Listen up American poker enthusiasts, for the time is nigh. A bill legalizing online poker has finally found its way to the hopper. Entitled the “Internet Poker Freedom Act of 2013,” HR 2666 was introduced by Rep. Joe Barton (R-TX). In short, if passed, Barton’s bill would make it easier for states to establish their own online poker laws and regulations. It also officially categorizes poker as a game of skill, thereby exempting it from action under other online gaming laws.
Poker Is A Game Of Skill, And That Should Make All The Difference…
Since the Illegal Gambling Business Act only criminalizes “clear games of chance,” HR 2666 accomplishes the legalization of online poker by defining it as a game of skill. Using case law precedence to support the notion of poker’s inherent skill element, the Internet Poker Freedom Act of 2013 will be a hard law to knock down on legal grounds. (Social grounds are another issue.)
The Internet Poker Freedom Act Could Open A Whole New Job-Creating, Revenue-Generating Market Right Here In the U.S.
Proponents of the Internet Poker Freedom Act maintain that passing the bill could open up a new market benefiting the private sector, in addition to federal, state and tribal governments:
“United States consumers would benefit from a program of Internet poker regulation which recognizes the interstate nature of the Internet,” the bill says, “but nevertheless preserves the prerogatives of States and Federally recognized Indian tribes.”
OK, So What Types of Regulations Are Included In Internet Poker Freedom Act of 2013 Bill Proposal?
HR 2666 confers strict licensee operator regulations. Under the draft proposal:
- Licensee operators would have to put measures in place to keep minors from participating.
- Licensee operators would have to implement a system for identifying and handling problem gamblers.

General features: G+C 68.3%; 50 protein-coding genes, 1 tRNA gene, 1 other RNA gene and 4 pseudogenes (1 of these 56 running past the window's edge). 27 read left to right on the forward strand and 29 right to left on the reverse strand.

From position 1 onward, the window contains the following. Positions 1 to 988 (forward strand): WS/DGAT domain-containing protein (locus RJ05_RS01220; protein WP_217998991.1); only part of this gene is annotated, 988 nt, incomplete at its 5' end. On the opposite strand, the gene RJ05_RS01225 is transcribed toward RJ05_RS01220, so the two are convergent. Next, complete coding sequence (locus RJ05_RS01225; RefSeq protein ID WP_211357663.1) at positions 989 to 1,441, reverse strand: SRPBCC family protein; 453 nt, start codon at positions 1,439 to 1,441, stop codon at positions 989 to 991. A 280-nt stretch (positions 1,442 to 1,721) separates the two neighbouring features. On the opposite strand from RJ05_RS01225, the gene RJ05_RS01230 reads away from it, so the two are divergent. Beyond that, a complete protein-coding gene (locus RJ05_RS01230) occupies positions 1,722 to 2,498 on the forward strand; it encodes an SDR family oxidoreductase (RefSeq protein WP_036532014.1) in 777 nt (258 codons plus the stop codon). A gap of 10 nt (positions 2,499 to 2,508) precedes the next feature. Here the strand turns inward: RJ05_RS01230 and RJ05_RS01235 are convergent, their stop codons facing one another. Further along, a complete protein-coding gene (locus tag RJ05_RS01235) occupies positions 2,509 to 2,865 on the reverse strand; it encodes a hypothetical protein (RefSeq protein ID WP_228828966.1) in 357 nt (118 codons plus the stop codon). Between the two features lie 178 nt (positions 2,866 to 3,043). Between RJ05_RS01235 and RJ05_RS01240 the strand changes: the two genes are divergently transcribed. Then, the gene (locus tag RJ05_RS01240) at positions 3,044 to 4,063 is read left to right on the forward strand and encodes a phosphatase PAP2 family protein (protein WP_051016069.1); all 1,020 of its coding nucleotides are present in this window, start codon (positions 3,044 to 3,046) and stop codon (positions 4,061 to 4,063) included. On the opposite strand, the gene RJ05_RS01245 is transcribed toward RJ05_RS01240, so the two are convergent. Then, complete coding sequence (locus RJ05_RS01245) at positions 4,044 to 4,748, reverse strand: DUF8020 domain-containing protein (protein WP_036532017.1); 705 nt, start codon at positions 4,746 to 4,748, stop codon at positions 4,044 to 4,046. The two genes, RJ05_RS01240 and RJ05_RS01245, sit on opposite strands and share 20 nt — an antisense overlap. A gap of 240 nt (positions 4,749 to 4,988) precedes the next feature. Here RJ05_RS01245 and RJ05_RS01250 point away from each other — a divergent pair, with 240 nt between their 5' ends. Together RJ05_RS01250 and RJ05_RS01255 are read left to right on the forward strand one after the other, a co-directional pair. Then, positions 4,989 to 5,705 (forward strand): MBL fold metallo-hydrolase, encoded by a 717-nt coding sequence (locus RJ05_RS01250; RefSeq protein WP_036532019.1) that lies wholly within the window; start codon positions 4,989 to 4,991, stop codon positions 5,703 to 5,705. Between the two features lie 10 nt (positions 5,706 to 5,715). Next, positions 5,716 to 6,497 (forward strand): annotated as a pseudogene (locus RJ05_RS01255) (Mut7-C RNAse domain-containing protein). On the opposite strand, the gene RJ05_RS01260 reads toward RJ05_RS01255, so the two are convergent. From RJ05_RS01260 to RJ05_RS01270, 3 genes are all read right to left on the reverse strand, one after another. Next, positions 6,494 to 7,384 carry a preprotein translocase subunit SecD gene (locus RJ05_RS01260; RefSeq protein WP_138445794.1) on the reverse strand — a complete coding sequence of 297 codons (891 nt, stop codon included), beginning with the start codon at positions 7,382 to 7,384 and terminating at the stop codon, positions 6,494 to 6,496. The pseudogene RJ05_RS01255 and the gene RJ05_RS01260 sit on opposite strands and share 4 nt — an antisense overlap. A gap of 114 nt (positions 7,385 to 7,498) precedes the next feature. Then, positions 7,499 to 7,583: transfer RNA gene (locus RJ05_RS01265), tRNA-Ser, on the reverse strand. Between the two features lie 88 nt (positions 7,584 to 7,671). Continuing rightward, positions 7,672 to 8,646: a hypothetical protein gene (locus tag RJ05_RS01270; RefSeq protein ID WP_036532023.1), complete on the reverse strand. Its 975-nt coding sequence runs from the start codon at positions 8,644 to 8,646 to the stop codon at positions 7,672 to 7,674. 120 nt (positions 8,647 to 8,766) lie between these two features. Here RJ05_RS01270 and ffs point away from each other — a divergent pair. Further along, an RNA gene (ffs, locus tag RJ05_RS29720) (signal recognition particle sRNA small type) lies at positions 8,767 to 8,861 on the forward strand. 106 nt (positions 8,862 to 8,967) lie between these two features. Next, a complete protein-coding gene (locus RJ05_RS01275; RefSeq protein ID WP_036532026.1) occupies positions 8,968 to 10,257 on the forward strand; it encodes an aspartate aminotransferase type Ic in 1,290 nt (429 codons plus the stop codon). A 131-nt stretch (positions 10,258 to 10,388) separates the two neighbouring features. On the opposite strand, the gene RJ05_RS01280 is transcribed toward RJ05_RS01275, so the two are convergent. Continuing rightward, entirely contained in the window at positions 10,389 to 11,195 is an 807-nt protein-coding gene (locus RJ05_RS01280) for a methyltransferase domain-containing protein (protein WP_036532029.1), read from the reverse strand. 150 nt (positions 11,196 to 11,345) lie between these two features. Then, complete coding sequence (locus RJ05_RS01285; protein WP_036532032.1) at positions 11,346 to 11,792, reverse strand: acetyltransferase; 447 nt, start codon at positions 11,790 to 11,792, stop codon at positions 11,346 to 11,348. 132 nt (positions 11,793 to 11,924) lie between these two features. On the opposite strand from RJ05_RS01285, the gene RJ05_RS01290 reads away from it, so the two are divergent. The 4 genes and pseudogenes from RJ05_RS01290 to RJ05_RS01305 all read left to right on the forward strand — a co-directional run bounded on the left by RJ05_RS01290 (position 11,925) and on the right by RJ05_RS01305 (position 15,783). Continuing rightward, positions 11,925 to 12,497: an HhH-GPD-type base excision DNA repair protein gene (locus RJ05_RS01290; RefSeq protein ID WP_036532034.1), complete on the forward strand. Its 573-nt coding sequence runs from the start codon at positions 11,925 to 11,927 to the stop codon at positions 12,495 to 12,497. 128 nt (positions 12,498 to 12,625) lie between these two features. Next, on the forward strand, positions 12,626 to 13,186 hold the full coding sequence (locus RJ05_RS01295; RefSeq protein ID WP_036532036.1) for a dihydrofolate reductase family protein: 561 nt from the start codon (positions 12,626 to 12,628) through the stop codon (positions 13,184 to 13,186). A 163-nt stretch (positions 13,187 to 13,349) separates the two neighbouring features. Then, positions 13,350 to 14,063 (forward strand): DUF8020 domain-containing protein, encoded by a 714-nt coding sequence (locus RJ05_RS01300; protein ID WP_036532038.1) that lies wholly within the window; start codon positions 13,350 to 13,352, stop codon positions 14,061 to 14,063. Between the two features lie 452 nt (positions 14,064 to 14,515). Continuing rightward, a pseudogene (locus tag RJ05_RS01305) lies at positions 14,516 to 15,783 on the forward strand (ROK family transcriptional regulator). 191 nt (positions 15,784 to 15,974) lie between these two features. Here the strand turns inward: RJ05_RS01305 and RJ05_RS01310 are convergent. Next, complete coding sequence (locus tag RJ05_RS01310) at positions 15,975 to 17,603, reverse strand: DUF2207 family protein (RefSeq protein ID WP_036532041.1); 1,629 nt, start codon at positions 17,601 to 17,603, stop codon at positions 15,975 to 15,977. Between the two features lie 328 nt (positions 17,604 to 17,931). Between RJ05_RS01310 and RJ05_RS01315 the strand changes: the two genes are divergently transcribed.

- Licensee operators would have to ensure that players from non-participant states are prohibited from playing.
- Licensee operators must allow players to limit losses.
- Licensee operators must work to prevent money laundering.
Will This Online Poker Law Be The One To Finally Pass?
Barton is not a stranger to online poker legislating. In 2011, the Texas politician introduced HR2366, the Online Poker Act of 20i1. It didn’t pass. HR2666, however, may have better luck as people seem to be ready for an online gambling option. Plus, the revenue generating possibilities are attractive to reelection-seeking politicians looking to improve their communities’ economic situations.
The Internet Poker Freedom Act of 2013 includes provisions to help ensure honest business practices. It calls for an “Office of Internet Poker Oversight,” to be set up in the Department of Commerce. It also has a “fair and honest”clause to crackdown on rigged games.
All in all, HR2666 “The Internet Poker Freedom act of 2013” is a comprehensive, long-considered online gaming bill. Now we just have to wait and see if our lawmakers bite. If they do, we may just see a whole new, revenue-friendly marketplace develop around online poker.